I wish that perfectionism was my only rumble, but I realized so much about myself during that time. I rumbled about issues around intimacy, my lack of boundaries and my inability to set them, my belief that I was unlovable and a host of other things. I was so supported. What I found out was that most everybody dealt with these things, but only a small percent of courageous souls will actually take on the rumble. Most want to numb out or lead half-lives or double lives in quiet desperation. I just didn’t want to do that anymore.


When I was in the midst of the rumble, I thought that would be my life. It was very hard. It was time-consuming. It was expensive with therapists and workshops. But after a time, the rumble stopped being my life. And my life got better. Brown hadn’t written Rising Strong, and I didn’t have a process. Re-writing my story happened in bits and pieces and with individuals, but my most powerful part of the process was when I started this blog. One of my main motivators was that I wanted to continue to rumble with my perfectionism. I wanted the people I knew to know the real me. I didn’t want to sugarcoat it, and I knew that it was hard for me to do that with the short times that we could spend together. I knew that telling my story in a blog for everyone to see would push on every button I had. And I was ready to strip away the facade and see what would happen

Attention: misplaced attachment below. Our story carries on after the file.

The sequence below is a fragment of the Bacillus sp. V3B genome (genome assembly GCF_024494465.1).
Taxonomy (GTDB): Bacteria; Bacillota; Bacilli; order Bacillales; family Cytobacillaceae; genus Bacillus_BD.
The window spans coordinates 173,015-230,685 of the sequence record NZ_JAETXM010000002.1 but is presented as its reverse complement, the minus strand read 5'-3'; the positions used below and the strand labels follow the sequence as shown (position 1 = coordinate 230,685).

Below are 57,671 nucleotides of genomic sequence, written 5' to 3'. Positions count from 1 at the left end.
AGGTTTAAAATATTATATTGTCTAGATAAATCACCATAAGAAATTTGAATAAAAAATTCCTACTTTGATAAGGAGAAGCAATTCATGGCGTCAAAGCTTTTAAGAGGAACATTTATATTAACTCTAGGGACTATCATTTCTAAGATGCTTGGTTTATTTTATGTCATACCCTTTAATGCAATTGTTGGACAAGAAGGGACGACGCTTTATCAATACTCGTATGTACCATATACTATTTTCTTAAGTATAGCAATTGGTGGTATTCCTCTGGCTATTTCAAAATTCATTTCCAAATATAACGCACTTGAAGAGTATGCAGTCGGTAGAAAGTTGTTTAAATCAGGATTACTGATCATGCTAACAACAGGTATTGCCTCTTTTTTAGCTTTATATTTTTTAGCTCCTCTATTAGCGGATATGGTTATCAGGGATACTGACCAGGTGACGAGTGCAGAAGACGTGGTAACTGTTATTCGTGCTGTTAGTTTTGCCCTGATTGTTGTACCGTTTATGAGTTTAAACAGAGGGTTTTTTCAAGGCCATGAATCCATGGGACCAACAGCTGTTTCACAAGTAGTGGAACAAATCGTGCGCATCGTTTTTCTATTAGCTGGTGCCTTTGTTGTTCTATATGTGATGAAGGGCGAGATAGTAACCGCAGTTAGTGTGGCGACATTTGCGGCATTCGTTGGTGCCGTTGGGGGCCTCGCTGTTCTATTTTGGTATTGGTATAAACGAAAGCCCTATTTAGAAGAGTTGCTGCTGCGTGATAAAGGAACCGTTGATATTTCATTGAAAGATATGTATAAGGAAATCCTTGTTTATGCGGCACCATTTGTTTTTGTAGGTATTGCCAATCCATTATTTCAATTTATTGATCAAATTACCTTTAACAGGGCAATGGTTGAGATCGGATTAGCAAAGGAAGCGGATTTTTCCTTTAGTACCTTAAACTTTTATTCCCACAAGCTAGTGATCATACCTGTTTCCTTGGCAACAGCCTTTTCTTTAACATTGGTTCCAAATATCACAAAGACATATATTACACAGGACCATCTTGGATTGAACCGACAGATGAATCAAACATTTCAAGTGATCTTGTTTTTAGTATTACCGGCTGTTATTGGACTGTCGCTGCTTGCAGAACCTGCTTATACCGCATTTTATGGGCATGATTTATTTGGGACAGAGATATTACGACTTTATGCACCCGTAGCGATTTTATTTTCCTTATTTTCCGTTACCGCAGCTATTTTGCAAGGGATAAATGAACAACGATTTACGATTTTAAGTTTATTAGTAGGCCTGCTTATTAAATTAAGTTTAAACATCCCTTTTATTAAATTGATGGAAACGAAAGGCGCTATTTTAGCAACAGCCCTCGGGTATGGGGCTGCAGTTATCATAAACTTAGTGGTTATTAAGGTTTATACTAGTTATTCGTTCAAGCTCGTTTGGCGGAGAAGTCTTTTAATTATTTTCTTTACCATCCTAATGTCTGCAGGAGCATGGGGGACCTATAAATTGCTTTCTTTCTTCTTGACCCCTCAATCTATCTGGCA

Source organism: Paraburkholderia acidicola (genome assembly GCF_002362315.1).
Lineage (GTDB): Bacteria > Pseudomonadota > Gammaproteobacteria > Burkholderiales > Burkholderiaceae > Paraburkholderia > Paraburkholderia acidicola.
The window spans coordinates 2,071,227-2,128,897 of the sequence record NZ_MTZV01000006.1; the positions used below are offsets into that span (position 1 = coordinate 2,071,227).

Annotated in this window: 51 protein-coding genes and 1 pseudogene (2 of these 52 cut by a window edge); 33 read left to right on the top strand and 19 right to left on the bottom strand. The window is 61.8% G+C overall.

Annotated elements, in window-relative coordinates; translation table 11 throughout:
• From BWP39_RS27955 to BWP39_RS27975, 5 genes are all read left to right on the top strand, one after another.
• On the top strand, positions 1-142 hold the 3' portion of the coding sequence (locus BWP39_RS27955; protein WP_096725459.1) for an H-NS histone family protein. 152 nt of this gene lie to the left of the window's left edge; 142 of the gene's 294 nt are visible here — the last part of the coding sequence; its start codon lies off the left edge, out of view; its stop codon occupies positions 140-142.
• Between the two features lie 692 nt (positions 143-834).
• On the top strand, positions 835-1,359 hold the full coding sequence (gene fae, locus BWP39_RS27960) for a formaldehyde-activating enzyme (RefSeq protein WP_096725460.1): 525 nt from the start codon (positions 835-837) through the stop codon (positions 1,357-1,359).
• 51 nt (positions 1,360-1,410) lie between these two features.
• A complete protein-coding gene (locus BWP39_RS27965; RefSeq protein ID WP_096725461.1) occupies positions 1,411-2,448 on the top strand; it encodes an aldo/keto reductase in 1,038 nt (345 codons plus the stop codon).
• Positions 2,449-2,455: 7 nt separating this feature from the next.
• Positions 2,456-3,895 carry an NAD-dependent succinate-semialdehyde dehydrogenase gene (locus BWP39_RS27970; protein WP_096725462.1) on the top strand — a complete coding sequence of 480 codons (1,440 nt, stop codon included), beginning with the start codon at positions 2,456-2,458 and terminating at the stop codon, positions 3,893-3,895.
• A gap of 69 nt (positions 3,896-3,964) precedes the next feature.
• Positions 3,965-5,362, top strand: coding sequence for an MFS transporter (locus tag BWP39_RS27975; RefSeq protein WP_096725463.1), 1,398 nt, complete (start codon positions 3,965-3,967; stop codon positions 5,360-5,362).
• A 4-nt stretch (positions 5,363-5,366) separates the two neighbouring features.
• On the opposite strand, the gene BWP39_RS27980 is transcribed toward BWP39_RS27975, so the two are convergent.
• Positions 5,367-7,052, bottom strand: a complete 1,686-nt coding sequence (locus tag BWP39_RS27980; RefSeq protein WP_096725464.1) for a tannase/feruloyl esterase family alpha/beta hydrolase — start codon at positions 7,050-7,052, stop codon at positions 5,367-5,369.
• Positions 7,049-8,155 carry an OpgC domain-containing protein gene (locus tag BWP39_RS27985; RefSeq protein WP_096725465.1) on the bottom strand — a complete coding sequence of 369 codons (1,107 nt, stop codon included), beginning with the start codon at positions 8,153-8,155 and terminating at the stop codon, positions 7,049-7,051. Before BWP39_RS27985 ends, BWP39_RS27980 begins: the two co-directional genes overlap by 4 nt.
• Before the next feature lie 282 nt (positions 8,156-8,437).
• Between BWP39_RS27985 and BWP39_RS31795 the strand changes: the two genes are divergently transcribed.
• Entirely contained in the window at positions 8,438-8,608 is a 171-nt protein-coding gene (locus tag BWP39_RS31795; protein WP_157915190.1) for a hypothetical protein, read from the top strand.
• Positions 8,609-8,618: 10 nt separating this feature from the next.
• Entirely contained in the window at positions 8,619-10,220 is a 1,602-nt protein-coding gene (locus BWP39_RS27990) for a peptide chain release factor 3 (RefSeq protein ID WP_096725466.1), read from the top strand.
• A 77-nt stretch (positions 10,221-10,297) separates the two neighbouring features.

There are times when the rumble with my perfectionism has been painful, and I’ve truthfully felt shame after some blog posts. But I’ve never taken one down. I used blogging as a spiritual practice, and my blog is sacred space for my own work in being authentic. It has been powerful for me in that way. But I’ve been most surprised by the power of writing itself. I’ve always heard that writing will help bring closure. That first year of blogging I slammed doors shut all year long. I wrote my story. I re-wrote my story with the power of hindsight. It was profound, and it literally changed my life.